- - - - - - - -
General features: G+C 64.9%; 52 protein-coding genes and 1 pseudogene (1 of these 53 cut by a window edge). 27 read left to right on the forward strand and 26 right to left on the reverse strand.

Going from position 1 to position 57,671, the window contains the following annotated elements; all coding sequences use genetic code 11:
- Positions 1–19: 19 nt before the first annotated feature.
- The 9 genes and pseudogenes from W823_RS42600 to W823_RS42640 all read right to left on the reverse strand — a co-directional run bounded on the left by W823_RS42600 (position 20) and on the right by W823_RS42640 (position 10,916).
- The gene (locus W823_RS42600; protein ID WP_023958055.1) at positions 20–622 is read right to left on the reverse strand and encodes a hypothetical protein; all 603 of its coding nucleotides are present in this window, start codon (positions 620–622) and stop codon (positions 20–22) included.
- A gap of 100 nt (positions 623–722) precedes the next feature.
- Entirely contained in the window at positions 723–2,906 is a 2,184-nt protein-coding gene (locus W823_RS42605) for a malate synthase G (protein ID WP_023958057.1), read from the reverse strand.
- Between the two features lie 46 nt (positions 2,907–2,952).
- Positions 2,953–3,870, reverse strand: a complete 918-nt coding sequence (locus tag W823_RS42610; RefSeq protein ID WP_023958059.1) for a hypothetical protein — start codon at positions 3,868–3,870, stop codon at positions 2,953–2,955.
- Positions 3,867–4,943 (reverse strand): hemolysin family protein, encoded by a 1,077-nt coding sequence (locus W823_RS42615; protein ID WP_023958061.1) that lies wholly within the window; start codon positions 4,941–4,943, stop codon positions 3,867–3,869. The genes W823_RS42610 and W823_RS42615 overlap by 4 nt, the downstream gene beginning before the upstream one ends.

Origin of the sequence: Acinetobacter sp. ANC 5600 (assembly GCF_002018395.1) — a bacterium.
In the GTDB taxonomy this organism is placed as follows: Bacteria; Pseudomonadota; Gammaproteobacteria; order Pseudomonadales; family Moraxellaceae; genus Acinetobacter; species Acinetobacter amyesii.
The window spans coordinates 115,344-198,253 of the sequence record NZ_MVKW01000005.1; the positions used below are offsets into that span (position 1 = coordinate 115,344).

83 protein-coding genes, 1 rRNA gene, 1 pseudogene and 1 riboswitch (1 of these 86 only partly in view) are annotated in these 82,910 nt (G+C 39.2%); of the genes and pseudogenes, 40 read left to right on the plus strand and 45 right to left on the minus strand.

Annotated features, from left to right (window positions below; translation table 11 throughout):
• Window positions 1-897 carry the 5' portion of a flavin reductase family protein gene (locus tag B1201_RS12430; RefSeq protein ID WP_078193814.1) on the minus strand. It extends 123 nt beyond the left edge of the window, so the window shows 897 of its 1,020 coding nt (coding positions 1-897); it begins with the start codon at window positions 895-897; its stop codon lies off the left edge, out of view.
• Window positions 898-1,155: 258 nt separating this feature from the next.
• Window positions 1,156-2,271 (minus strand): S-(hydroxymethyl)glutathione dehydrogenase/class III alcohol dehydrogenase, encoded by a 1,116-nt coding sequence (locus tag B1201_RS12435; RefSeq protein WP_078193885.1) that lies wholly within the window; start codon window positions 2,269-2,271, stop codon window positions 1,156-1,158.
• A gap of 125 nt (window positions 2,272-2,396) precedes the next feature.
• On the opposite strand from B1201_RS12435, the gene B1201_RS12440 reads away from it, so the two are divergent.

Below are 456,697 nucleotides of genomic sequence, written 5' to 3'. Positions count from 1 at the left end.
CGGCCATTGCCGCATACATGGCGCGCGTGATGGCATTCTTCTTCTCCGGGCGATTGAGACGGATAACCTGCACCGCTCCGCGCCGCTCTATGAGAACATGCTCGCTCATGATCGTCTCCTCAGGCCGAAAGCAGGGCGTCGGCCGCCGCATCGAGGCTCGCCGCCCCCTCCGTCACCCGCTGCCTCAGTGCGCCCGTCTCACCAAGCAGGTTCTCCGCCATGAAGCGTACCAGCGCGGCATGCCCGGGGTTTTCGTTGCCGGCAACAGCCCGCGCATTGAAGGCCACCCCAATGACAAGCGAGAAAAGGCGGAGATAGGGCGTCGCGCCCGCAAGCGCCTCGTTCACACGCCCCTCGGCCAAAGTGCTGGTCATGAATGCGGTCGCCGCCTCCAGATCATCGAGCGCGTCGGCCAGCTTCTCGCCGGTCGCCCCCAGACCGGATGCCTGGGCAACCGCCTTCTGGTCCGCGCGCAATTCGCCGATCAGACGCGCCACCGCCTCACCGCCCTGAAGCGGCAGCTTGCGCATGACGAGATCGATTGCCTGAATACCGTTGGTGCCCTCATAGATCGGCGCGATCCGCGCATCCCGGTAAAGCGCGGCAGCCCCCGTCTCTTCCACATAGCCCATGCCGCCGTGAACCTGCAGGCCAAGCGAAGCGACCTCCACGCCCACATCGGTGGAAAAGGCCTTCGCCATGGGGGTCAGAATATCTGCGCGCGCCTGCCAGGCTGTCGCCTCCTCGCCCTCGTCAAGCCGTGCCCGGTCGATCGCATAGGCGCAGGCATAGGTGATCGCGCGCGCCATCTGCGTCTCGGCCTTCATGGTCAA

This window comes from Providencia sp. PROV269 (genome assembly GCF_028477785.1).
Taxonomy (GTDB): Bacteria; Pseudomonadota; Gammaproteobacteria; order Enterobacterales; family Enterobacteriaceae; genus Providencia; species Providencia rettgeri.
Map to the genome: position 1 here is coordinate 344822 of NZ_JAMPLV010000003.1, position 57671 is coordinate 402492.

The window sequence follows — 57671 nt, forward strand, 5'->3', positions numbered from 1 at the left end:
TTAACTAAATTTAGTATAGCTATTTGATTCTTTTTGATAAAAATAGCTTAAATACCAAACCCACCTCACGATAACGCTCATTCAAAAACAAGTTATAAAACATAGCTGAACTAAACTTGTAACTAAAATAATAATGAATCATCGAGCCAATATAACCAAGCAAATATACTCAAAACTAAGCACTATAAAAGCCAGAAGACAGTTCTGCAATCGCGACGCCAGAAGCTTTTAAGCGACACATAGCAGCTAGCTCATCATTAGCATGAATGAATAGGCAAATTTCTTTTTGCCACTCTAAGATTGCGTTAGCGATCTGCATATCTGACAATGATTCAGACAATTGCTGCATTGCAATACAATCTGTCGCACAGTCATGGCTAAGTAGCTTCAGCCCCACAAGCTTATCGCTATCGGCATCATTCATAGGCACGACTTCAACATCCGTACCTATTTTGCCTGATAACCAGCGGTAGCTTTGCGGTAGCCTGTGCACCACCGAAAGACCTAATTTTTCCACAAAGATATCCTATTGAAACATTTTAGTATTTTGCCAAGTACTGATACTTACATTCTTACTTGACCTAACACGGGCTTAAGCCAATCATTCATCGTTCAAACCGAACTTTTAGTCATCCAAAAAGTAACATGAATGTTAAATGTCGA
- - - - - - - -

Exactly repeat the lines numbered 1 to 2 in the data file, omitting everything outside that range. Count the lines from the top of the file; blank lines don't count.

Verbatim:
General features: G+C 64.9%; 52 protein-coding genes and 1 pseudogene (1 of these 53 cut by a window edge). 27 read left to right on the forward strand and 26 right to left on the reverse strand.

Going from position 1 to position 57,671, the window contains the following annotated elements; all coding sequences use genetic code 11: